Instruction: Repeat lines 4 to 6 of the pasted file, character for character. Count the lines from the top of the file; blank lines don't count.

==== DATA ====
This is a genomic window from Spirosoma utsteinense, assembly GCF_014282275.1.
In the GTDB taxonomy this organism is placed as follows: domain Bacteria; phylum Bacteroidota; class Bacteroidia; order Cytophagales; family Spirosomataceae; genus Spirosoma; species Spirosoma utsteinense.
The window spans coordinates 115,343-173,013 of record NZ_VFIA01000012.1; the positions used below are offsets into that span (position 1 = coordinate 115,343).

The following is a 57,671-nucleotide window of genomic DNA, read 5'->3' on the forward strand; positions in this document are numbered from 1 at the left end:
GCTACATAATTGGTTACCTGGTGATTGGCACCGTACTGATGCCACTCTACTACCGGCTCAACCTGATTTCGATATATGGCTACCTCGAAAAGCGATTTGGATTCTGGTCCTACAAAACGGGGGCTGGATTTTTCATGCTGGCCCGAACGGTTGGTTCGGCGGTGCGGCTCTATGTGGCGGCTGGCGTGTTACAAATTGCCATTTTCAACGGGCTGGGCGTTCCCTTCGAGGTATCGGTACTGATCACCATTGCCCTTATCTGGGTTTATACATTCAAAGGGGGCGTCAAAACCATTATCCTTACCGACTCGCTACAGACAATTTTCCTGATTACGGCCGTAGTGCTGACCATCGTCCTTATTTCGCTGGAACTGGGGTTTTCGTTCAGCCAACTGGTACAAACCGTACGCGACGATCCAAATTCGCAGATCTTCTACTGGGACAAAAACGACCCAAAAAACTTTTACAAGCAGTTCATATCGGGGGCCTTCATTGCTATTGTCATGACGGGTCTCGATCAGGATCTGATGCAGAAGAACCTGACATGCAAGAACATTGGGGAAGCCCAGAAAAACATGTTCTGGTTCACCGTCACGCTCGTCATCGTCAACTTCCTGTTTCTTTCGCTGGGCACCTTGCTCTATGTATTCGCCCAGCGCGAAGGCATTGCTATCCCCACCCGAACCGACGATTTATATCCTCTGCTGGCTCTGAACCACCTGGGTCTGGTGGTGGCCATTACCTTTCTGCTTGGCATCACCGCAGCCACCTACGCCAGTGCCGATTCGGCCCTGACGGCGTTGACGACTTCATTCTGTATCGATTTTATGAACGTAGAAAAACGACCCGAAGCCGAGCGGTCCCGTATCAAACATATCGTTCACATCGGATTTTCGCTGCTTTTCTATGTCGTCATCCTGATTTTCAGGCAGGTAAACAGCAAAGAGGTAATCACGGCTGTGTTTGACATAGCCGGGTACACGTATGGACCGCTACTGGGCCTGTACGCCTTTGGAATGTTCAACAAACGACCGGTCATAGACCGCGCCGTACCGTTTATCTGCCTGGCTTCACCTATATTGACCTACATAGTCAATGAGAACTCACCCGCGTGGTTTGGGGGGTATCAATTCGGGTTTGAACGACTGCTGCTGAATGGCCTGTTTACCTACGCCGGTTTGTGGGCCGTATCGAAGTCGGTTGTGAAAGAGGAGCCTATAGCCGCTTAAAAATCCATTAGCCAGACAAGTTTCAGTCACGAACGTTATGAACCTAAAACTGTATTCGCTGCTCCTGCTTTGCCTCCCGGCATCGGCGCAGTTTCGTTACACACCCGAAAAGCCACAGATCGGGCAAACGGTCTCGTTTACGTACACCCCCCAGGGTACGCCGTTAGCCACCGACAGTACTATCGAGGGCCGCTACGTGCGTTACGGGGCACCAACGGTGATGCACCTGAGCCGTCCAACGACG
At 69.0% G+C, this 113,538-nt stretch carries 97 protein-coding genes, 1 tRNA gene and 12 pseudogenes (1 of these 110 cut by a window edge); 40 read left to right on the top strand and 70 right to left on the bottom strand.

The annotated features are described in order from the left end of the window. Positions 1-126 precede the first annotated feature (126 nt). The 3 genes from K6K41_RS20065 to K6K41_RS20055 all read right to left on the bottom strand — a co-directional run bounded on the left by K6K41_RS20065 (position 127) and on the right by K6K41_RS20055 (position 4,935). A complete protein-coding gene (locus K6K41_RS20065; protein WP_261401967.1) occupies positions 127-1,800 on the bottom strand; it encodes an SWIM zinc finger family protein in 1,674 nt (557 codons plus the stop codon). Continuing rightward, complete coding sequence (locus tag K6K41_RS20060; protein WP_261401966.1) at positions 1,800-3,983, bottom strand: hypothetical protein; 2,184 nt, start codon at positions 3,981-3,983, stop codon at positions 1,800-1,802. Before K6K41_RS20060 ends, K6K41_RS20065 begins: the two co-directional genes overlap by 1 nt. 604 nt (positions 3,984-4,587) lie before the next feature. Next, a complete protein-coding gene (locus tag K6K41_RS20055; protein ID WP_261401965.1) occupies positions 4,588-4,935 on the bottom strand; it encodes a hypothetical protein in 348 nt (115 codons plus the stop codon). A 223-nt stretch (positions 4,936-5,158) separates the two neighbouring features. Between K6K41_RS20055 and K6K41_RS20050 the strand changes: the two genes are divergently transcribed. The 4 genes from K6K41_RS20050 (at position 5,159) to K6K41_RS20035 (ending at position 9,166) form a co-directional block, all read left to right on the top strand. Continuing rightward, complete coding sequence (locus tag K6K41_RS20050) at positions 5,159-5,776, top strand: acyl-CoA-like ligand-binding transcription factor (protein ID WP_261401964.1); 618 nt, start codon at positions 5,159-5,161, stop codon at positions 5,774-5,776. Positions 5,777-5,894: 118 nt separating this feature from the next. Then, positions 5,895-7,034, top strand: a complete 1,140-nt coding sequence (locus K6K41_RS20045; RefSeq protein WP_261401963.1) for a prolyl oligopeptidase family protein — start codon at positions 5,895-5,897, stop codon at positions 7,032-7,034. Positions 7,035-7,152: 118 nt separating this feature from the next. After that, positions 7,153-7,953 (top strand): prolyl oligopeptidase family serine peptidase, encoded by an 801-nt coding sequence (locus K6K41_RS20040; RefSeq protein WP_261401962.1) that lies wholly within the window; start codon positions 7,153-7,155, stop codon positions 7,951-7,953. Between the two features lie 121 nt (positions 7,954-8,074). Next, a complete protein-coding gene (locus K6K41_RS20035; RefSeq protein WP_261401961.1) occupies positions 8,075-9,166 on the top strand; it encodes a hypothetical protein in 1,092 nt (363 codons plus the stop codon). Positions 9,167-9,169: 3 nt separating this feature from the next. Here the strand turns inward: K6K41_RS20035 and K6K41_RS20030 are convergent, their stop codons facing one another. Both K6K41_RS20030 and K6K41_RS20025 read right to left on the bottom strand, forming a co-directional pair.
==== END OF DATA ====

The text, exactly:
The following is a 57,671-nucleotide window of genomic DNA, read 5'->3' on the forward strand; positions in this document are numbered from 1 at the left end:
GCTACATAATTGGTTACCTGGTGATTGGCACCGTACTGATGCCACTCTACTACCGGCTCAACCTGATTTCGATATATGGCTACCTCGAAAAGCGATTTGGATTCTGGTCCTACAAAACGGGGGCTGGATTTTTCATGCTGGCCCGAACGGTTGGTTCGGCGGTGCGGCTCTATGTGGCGGCTGGCGTGTTACAAATTGCCATTTTCAACGGGCTGGGCGTTCCCTTCGAGGTATCGGTACTGATCACCATTGCCCTTATCTGGGTTTATACATTCAAAGGGGGCGTCAAAACCATTATCCTTACCGACTCGCTACAGACAATTTTCCTGATTACGGCCGTAGTGCTGACCATCGTCCTTATTTCGCTGGAACTGGGGTTTTCGTTCAGCCAACTGGTACAAACCGTACGCGACGATCCAAATTCGCAGATCTTCTACTGGGACAAAAACGACCCAAAAAACTTTTACAAGCAGTTCATATCGGGGGCCTTCATTGCTATTGTCATGACGGGTCTCGATCAGGATCTGATGCAGAAGAACCTGACATGCAAGAACATTGGGGAAGCCCAGAAAAACATGTTCTGGTTCACCGTCACGCTCGTCATCGTCAACTTCCTGTTTCTTTCGCTGGGCACCTTGCTCTATGTATTCGCCCAGCGCGAAGGCATTGCTATCCCCACCCGAACCGACGATTTATATCCTCTGCTGGCTCTGAACCACCTGGGTCTGGTGGTGGCCATTACCTTTCTGCTTGGCATCACCGCAGCCACCTACGCCAGTGCCGATTCGGCCCTGACGGCGTTGACGACTTCATTCTGTATCGATTTTATGAACGTAGAAAAACGACCCGAAGCCGAGCGGTCCCGTATCAAACATATCGTTCACATCGGATTTTCGCTGCTTTTCTATGTCGTCATCCTGATTTTCAGGCAGGTAAACAGCAAAGAGGTAATCACGGCTGTGTTTGACATAGCCGGGTACACGTATGGACCGCTACTGGGCCTGTACGCCTTTGGAATGTTCAACAAACGACCGGTCATAGACCGCGCCGTACCGTTTATCTGCCTGGCTTCACCTATATTGACCTACATAGTCAATGAGAACTCACCCGCGTGGTTTGGGGGGTATCAATTCGGGTTTGAACGACTGCTGCTGAATGGCCTGTTTACCTACGCCGGTTTGTGGGCCGTATCGAAGTCGGTTGTGAAAGAGGAGCCTATAGCCGCTTAAAAATCCATTAGCCAGACAAGTTTCAGTCACGAACGTTATGAACCTAAAACTGTATTCGCTGCTCCTGCTTTGCCTCCCGGCATCGGCGCAGTTTCGTTACACACCCGAAAAGCCACAGATCGGGCAAACGGTCTCGTTTACGTACACCCCCCAGGGTACGCCGTTAGCCACCGACAGTACTATCGAGGGCCGCTACGTGCGTTACGGGGCACCAACGGTGATGCACCTGAGCCGTCCAACGACG
At 69.0% G+C, this 113,538-nt stretch carries 97 protein-coding genes, 1 tRNA gene and 12 pseudogenes (1 of these 110 cut by a window edge); 40 read left to right on the top strand and 70 right to left on the bottom strand.